How would you rate Taiwan's democracy?

On a grade of A+ to F, how would you rate Taiwan’s democracy overall?

  • A+, the best in Asia
  • A
  • B+
  • B
  • C+
  • C
  • D+
  • D
  • F
  • A joke. Taiwan may be better off under semi-authoritarian rule.

0 voters

How would you grade Taiwan’s democracy overall in your analytical mindset, considering the following factors along with your own criteria?

  1. Reception and treatment of foreigners, non-discrimination

  2. Consensual politics

  3. Freedom of the press, speech, and assembly

  4. Independent judiciary or rule of law

  5. Abiding by Confucian social manners

  6. Electoral cleanliness

  7. Political transparency

  8. Citizen participation and enthusiasm

  9. Regulatory quality, access to public services/social welfare programs

  10. Balancing pragmatism and idealism.

Better than … er … China’s? Myanmar’s?

I voted, guess what?

[quote=“reztrop”]5) Abiding by Confucian social manners

I am surprised at the above criteria!

Yeah, I don’t think some of the factors listed are valid indicators of ‘democracy’, so I ignored them when voting.

As mentioned above, I don’t care for a few of the stated criterion listed, but I gave the place a “C” based on personal observations and opinion.

Its better governed than quite a few places; and it has the potential for rising higher.
But taking into consideration how deeply engrained the current flaws are, I don’t see Taiwan getting much higher than a “B” on this scale, if that high.
Their is just too much ‘chabuduo’(sp?) built into the culture and its political manifestation and is accepted by the populace. Too much - “Thats not my baby” mentality seen as the ‘right and correct way’ (the Dao) of Taiwan politics and culture.

I don’t see this changing and it might be argued that its not my business or concern if it ever does change.

What about “C+, the best in Asia”?

Japanese are elder in democracy values, and they do take drastic measures when corruption charges come above, so I would rate it as a B-.
As for Taiwan, once all the people here understand that laws are laws and are to be abided, and not because the 3rd uncle from the cousins mother of the wife of your brother in law is a big guy somewhere you are free to do whatever. I had my case here where “I followed the law and the law lost” (singing).

I have trouble figuring out what all these local politicians want, except for winning the next election.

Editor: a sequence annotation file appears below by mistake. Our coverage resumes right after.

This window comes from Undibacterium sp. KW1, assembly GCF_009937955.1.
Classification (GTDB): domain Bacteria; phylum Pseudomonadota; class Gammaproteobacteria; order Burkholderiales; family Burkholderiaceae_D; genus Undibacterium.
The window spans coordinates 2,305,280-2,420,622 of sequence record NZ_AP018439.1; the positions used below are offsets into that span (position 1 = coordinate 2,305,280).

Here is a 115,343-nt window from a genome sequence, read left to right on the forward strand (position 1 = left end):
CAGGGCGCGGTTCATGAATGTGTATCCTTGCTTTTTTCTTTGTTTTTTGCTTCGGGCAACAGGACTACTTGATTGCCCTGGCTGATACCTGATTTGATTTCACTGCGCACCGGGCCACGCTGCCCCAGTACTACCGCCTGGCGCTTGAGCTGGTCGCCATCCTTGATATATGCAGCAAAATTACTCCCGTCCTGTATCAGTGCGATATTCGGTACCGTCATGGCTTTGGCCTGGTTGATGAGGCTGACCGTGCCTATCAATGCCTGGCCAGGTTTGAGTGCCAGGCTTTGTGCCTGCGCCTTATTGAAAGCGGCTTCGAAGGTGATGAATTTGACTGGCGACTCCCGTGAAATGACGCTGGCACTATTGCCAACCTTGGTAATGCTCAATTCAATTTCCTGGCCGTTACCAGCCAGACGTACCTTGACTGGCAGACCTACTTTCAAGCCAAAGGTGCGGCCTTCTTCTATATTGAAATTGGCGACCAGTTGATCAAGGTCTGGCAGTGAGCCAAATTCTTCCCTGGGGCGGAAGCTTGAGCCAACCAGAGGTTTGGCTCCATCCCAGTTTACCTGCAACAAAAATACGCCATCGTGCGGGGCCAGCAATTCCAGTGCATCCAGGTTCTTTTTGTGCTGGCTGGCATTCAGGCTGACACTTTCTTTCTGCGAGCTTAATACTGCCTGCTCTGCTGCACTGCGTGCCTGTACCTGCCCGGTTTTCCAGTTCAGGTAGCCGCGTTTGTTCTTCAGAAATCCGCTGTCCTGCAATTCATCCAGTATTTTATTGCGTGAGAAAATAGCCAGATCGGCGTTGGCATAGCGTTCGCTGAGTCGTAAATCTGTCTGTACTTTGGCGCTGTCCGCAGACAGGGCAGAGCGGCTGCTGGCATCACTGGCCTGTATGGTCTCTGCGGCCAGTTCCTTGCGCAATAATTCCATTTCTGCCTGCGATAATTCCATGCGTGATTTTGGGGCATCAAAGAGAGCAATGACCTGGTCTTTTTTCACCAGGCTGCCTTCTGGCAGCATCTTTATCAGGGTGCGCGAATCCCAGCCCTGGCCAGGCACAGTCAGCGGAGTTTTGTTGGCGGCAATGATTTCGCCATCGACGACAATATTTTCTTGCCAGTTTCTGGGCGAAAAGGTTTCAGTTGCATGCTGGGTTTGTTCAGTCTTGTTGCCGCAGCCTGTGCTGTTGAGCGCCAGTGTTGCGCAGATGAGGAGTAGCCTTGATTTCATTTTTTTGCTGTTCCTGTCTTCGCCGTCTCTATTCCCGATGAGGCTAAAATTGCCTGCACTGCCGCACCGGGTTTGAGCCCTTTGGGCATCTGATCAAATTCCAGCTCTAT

In the West you have parties with more or less defined values (conservatives, democrats, laborers, left/right wingers, extreme left/right wingers, religious types, nature lovers, and so on). The only issue that divides political parties here seems to be pro or against independence, but then, nobody says in public what he really wants.

I give the system a C for being immature, but showing signs of moving in the right direction.

Not trying hard enough. Makes attendance call, but far too immature to develop it’s own potential. Hoping for vast improvement (not much place to go, except up) next time(s) around.

Nope, you’re having no trouble at all. That’s exactly what they want. You can’t think any further ahead than that because they haven’t, either – well, apart from the graft money of course. You can be VERY sure they’re thinking of that, all right.
Elections and pocket-lining. They don’t think about anything other than that. As is painfully obvious.

they are born, educated and live in that way… hard to make a change, I would say, unless you go and destroy the establishment…

[quote=“hannes”]I have trouble figuring out what all these local politicians want, except for winning the next election.

In the West you have parties with more or less defined values (conservatives, democrats, laborers, left/right wingers, extreme left/right wingers, religious types, nature lovers, and so on). The only issue that divides political parties here seems to be pro or against independence, but then, nobody says in public what he really wants.[/quote]
Personally, I think what you’ve observed is one of the core characteristics of Chinese/Confucian culture. Speaking in very broad, social terms… Chinese believe that wisdom comes only with education (mixed in with innate intelligence), and that the fact we were all born with a brain and a mouth does not make all of our opinions equal.

The idea that an average Jiang voter should decide “I really love trees and therefore I should push for a specific national agenda that favors environmentalism over development” seems, well, obscene at some level. It just doesn’t calculate. It just seems obvious specific decisions on specific policies should be left to those who’re educated and properly informed on the issues. Note that in Taiwan and Hong Kong, winning parties are often described as having “better local organization”… as in, communities are prone to follow local leaders they trust rather than making an individual decision.